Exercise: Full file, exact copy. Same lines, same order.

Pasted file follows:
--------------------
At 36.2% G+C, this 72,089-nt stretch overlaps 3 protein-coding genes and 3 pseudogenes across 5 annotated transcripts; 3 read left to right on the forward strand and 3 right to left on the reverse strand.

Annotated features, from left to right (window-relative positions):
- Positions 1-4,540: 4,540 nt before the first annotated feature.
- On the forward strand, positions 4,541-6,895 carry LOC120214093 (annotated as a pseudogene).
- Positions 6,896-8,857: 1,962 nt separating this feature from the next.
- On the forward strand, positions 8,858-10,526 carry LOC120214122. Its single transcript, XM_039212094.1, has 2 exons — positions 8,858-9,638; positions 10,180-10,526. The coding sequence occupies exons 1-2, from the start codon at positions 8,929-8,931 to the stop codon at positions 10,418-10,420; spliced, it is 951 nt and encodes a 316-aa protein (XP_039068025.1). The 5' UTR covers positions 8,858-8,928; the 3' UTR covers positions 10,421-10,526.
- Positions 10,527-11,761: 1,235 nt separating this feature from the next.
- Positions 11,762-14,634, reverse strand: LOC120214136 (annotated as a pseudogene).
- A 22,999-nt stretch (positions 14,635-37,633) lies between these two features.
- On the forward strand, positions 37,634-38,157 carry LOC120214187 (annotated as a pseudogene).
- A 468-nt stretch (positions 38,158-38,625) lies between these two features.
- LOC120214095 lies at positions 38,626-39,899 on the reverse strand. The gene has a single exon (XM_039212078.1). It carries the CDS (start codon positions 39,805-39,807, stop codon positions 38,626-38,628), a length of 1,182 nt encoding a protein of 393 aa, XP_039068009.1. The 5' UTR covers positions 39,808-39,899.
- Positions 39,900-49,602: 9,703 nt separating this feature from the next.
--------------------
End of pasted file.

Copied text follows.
At 36.2% G+C, this 72,089-nt stretch overlaps 3 protein-coding genes and 3 pseudogenes across 5 annotated transcripts; 3 read left to right on the forward strand and 3 right to left on the reverse strand.

Annotated features, from left to right (window-relative positions):
- Positions 1-4,540: 4,540 nt before the first annotated feature.
- On the forward strand, positions 4,541-6,895 carry LOC120214093 (annotated as a pseudogene).
- Positions 6,896-8,857: 1,962 nt separating this feature from the next.
- On the forward strand, positions 8,858-10,526 carry LOC120214122. Its single transcript, XM_039212094.1, has 2 exons — positions 8,858-9,638; positions 10,180-10,526. The coding sequence occupies exons 1-2, from the start codon at positions 8,929-8,931 to the stop codon at positions 10,418-10,420; spliced, it is 951 nt and encodes a 316-aa protein (XP_039068025.1). The 5' UTR covers positions 8,858-8,928; the 3' UTR covers positions 10,421-10,526.
- Positions 10,527-11,761: 1,235 nt separating this feature from the next.
- Positions 11,762-14,634, reverse strand: LOC120214136 (annotated as a pseudogene).
- A 22,999-nt stretch (positions 14,635-37,633) lies between these two features.
- On the forward strand, positions 37,634-38,157 carry LOC120214187 (annotated as a pseudogene).
- A 468-nt stretch (positions 38,158-38,625) lies between these two features.
- LOC120214095 lies at positions 38,626-39,899 on the reverse strand. The gene has a single exon (XM_039212078.1). It carries the CDS (start codon positions 39,805-39,807, stop codon positions 38,626-38,628), a length of 1,182 nt encoding a protein of 393 aa, XP_039068009.1. The 5' UTR covers positions 39,808-39,899.
- Positions 39,900-49,602: 9,703 nt separating this feature from the next.